How to portray in music time and space so condensed, passions so mercurial, all of the lies of love? Lose the psychopoetic context, the sense that in these two mixed-up, middle-aged lovers' lives lies the whole world, and you lose all. Composers may conjure up movie-music melodies and follow-the-dots orchestration to stand for Egyptian lust and Roman power. But as I read this magnificent play, I hear, at


most, a few trumpet fanfares, slow background chords, minor string ostinatos, occasional underlinings—in a phrase, "incidental music." The words are far too grand to be taken over by mere music. "The very richness of the poetry," writes Roland Gelatt, "poses an almost insuperable hurdle for a composer to clear. Shakespeare is already operatic without the addition of music. . . . Before we begin laying into Samuel Barber too heavily for his failings, we should pity a composer whose task is to find a musical setting for lines as freighted with their own music as these."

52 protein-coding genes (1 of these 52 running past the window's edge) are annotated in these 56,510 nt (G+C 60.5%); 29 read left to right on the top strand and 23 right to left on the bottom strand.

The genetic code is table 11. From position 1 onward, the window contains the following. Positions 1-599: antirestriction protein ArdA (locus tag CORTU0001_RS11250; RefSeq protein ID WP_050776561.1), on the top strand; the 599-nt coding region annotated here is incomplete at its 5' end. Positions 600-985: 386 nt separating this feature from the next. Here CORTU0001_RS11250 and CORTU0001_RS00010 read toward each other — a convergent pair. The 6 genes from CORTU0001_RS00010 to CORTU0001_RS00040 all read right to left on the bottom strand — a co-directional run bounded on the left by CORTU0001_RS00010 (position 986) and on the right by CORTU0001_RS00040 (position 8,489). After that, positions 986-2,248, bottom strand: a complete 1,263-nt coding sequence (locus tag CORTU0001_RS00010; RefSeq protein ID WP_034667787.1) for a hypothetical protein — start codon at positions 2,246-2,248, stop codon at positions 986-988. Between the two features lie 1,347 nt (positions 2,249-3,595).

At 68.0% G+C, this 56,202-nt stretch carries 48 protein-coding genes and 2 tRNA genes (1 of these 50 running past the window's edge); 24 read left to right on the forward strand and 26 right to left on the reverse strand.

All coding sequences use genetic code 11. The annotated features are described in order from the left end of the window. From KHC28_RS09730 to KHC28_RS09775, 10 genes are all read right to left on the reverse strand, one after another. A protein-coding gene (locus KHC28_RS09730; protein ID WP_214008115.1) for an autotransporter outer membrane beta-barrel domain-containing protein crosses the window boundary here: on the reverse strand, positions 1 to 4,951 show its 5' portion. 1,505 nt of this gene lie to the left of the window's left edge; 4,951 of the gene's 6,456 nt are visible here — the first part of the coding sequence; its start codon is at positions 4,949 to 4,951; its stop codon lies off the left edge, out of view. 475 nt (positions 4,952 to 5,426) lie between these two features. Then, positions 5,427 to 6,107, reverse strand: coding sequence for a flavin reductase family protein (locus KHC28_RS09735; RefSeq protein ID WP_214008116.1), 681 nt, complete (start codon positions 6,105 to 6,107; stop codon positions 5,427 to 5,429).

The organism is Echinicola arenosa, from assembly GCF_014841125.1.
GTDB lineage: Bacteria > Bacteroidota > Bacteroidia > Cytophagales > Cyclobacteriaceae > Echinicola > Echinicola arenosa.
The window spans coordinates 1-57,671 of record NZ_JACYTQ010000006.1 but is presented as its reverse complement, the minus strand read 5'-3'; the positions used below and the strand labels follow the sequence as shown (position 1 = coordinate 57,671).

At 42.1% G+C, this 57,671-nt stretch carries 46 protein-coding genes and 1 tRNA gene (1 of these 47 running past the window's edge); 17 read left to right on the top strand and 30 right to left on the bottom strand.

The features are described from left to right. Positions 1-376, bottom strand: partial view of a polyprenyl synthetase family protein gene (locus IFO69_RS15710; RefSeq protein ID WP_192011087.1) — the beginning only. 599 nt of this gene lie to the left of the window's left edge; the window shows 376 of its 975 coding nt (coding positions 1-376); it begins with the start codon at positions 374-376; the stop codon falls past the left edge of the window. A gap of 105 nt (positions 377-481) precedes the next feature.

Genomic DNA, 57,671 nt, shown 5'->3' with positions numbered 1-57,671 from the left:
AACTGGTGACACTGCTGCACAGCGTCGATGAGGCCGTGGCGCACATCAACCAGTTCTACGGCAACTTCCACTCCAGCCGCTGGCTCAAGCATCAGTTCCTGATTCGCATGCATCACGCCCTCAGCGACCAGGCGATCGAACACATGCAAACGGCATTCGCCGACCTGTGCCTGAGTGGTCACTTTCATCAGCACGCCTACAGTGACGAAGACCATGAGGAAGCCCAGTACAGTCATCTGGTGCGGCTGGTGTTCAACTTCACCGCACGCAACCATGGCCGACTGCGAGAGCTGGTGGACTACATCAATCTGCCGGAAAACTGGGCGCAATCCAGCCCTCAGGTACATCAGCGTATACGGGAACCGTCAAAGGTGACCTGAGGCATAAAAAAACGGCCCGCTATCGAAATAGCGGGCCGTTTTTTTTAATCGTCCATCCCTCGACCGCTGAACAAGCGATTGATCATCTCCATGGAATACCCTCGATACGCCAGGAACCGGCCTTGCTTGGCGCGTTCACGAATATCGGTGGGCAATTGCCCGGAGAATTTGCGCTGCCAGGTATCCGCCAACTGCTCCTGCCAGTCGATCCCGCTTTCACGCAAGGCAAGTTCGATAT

King Lear , by contrast, may be viable as music drama for the very reasons that many drama critics have thought it unperformable on the spoken stage. It overreaches spoken stage realism and seems "too much" in every way. There is too much madness, too much evil, too much cruelty, pathos, insult, suffering, folly. Even the play's strongest defenders have regarded key scenes as "unactable." It can be done on stage (though it rarely is). But it probably works best in an old-fashioned, high-grandiloquent style, like Donald Wolfit's; or in an austere, existential, hyperstylized fashion, like Peter Brook's. In a nonrealistic setting of genuinely inspired and deeply felt music, it is just possible that some of these "unperformable" or "unbearable" effects could be achieved as well as or better than in a spoken, Shakespearean production.

The words are crucial, of course. But in this case one could conceivably lose most of them, "score the subtext" (World in Chaos, Evil in Control), and suffer much less than in cutting a more poetic whole, such as Antony and Cleopatra . There are a few indispensable lines that probably should be heard, particularly in the scenes of "heartbreaking" pathos of Acts IV and V. But Aribert Reimann and his librettist have saved most of these, and stilled the thunderous orchestral cacophony long enough for us to hear them.